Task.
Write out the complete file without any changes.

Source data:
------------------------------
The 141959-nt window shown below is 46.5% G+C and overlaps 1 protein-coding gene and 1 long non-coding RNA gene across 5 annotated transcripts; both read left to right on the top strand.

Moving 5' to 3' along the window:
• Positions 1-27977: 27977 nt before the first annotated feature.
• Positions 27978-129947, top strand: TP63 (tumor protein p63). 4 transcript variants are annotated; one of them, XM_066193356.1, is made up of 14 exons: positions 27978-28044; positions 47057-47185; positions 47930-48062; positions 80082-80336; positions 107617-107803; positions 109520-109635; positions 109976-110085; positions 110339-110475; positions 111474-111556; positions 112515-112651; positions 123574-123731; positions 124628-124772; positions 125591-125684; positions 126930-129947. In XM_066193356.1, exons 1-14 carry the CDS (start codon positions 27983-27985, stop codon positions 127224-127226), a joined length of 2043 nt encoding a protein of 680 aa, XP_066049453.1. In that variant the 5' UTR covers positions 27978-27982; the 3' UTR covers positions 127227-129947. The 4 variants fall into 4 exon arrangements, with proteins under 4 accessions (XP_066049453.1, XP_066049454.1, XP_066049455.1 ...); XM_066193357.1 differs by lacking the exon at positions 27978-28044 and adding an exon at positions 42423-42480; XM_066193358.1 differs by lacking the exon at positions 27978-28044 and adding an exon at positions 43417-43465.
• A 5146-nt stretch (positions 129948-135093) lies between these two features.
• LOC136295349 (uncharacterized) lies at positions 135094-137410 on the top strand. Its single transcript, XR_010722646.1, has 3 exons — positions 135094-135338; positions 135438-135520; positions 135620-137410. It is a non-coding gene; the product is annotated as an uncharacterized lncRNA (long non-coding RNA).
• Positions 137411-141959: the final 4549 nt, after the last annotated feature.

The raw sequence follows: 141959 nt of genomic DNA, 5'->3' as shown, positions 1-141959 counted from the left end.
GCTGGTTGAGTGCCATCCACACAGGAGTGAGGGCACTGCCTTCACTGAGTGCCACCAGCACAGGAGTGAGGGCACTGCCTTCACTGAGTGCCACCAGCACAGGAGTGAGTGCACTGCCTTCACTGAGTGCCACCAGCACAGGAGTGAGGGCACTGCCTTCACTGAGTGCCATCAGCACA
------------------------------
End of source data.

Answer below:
The 141959-nt window shown below is 46.5% G+C and overlaps 1 protein-coding gene and 1 long non-coding RNA gene across 5 annotated transcripts; both read left to right on the top strand.

Moving 5' to 3' along the window:
• Positions 1-27977: 27977 nt before the first annotated feature.
• Positions 27978-129947, top strand: TP63 (tumor protein p63). 4 transcript variants are annotated; one of them, XM_066193356.1, is made up of 14 exons: positions 27978-28044; positions 47057-47185; positions 47930-48062; positions 80082-80336; positions 107617-107803; positions 109520-109635; positions 109976-110085; positions 110339-110475; positions 111474-111556; positions 112515-112651; positions 123574-123731; positions 124628-124772; positions 125591-125684; positions 126930-129947. In XM_066193356.1, exons 1-14 carry the CDS (start codon positions 27983-27985, stop codon positions 127224-127226), a joined length of 2043 nt encoding a protein of 680 aa, XP_066049453.1. In that variant the 5' UTR covers positions 27978-27982; the 3' UTR covers positions 127227-129947. The 4 variants fall into 4 exon arrangements, with proteins under 4 accessions (XP_066049453.1, XP_066049454.1, XP_066049455.1 ...); XM_066193357.1 differs by lacking the exon at positions 27978-28044 and adding an exon at positions 42423-42480; XM_066193358.1 differs by lacking the exon at positions 27978-28044 and adding an exon at positions 43417-43465.
• A 5146-nt stretch (positions 129948-135093) lies between these two features.
• LOC136295349 (uncharacterized) lies at positions 135094-137410 on the top strand. Its single transcript, XR_010722646.1, has 3 exons — positions 135094-135338; positions 135438-135520; positions 135620-137410. It is a non-coding gene; the product is annotated as an uncharacterized lncRNA (long non-coding RNA).
• Positions 137411-141959: the final 4549 nt, after the last annotated feature.

The raw sequence follows: 141959 nt of genomic DNA, 5'->3' as shown, positions 1-141959 counted from the left end.
GCTGGTTGAGTGCCATCCACACAGGAGTGAGGGCACTGCCTTCACTGAGTGCCACCAGCACAGGAGTGAGGGCACTGCCTTCACTGAGTGCCACCAGCACAGGAGTGAGTGCACTGCCTTCACTGAGTGCCACCAGCACAGGAGTGAGGGCACTGCCTTCACTGAGTGCCATCAGCACA